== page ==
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Lawmen of the Year: Hobbs, Crafton honored by security group

A deputy with the McDuffie County Sheriff's Department and a longtime trooper with the Georgia State Patrol have been honored as "Law Enforcement Officers of The Year" by the American Society for Industrial Security.

Receiving the prestigious honors at a banquet in Augusta last Thursday night were Deputy Sgt. First Class Mike Hobbs and Senior Trooper Tommy Crafton who works out of the Georgia State Patrol Post in Thomson.

During the banquet, Larry Arszman, of Proctor & Gamble in Augusta, addressed those attending as the guest speaker. For the past several years, the CSRA Chapter 182 of ASIS has recognized area law enforcement officers during their appreciation night banquet.

ASIS International is the world's largest organization for security professionals with more than 35,000 members around the globe.

"I am deeply honored to have received this recognition," said Sgt. Hobbs during an interview on Tuesday. "When I first found out about having been nominated for this honor, I was really surprised."

Sgt. Hobbs began his law enforcement career as a jailer in 1987 when William Swan served as sheriff of the county. Two years later, he was promoted to the road patrol where he served until being promoted to the rank of road patrol sergeant by McDuffie County Sheriff Logan Marshall.

Today, Sgt. Hobbs, whose wife, Judy, serves as a secretary with the Georgia Bureau of Investigation Region 7 Office in Thomson, supervises all road patrol operations. Sgt. Hobbs also ensures that all paperwork done by deputies is complete and approved by him before being passed on to the clerk of the records bureau. Such paperwork also includes wreck reports handled by deputies. He has amassed more than 1,000 hours of advanced training in various areas of law enforcement, including emergency vehicle operations, radar operator training, advance traffic law, intoximeter operations course, crime scene processing and emergency response to terrorism.

In addition, Sgt. Hobbs also teaches alcohol and drug awareness classes at area high schools. He also serves as a firearms instructor with the sheriff's department.

"It is my honor to submit Sgt. First Class Michael Hobbs as my recommendation to ASIS International, Central Savannah River Area Chapter 182, to be recognized for his meritorious service to this agency and the citizens of McDuffie County," Sheriff Marshall wrote in a letter to officials of ASIS.

"Mike is always willing to lend his time and experience to any social, civic or business activity that benefits the citizens of McDuffie County," said Sheriff Marshall. "Mike is always there to provide leadership and support to his officers. Mike is the type of supervisor an administrator is proud to have serving their agency. Supervisors such as this ensure the citizens have professional and dependable public servants ready to serve them."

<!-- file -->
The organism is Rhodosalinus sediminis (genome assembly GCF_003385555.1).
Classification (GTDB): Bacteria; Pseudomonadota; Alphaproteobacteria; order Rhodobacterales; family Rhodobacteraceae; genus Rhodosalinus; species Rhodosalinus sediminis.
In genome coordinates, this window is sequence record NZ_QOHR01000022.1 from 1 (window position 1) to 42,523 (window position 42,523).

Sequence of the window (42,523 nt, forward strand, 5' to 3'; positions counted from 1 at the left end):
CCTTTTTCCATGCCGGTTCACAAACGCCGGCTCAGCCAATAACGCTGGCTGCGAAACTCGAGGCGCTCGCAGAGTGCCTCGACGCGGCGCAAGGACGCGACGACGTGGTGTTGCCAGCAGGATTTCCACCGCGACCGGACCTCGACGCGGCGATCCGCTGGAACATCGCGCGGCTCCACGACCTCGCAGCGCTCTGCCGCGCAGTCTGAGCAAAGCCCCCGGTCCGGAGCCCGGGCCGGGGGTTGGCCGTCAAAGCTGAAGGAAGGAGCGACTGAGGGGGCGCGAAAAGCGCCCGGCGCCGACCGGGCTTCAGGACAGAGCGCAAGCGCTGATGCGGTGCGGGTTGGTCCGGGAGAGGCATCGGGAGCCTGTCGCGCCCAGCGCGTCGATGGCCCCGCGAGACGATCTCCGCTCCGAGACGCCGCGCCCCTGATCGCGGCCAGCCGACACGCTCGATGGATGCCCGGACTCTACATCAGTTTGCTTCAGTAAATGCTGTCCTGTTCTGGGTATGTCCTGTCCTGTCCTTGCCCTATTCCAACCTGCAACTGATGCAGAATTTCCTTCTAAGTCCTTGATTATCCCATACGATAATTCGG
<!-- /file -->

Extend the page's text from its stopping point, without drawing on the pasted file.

Sgt. Hobbs is the father of four - three sons and a daughter.

He likes his job the most when he can do some good. "I really enjoy helping people," said Sgt. Hobbs.

The deputy sheriff and Senior Trooper Crafton received plaques honoring their commitment and dedication to law enforcement.

Trooper Crafton, who makes his home in Thomson, recently got remarried. His new bride is Kelli Crafton. He has a daughter, Kalli, 11, a rising sixth grader at Thomson Middle School.

He began his law enforcement career in 1987 with his hometown police department in McRae, Ga. He later joined the Georgia State Patrol where he has worked for the past 19 years. Trooper Crafton is assigned to Area E of the Safety Education Unit, which is spread over a 21-county region. His office is located at the Thomson GSP post.

"I am honored and I am thankful to my supervisor for having nominated me," said Trooper Crafton. He was nominated for the honor by Lt. David Cody. "I'm still surprised about having received this honor, because there are so many great officers who help protect and serve in the State of Georgia."

Trooper Crafton said he enjoys helping people in need.

"I like being able to help someone who has been involved in a traffic accident or just changing a tire for a stranded motorist," said Trooper Crafton. "I'm also fond of being able to go into a classroom to help educate that beginning driver."

He said each day that he serves as a state trooper brings on a new memorable experience. "Each one of them has its own way of touching you," said Trooper Crafton.

Lt. Cody described Trooper Crafton as "a very dedicated employee." He helps in combating the problems of teen driving fatalities and under age consumption of alcohol, added Lt. Cody. Trooper Crafton also helps to educate parents and children in public and private school systems about the dangers of poor decision making.

Trooper Crafton also serves as a counselor and mentor at the American Legion's Boys State Camp.

Lt. Cody said Trooper Crafton is always an alert trooper - no matter what the circumstances.

Earlier this year, Trooper Crafton was returning to the post from lunch and observed a traffic violation involving a tractor-trailer truck near Thomson.

"He made the stop and through his alertness and experience, subsequently, conducted a search of the vehicle, which resulted in the discovery of $120,000 in a hidden compartment," said Lt. Cody. "The money is believed to have been obtained from illicit drugs hauled in the vehicle."

Web posted on Thursday, July 24, 2008

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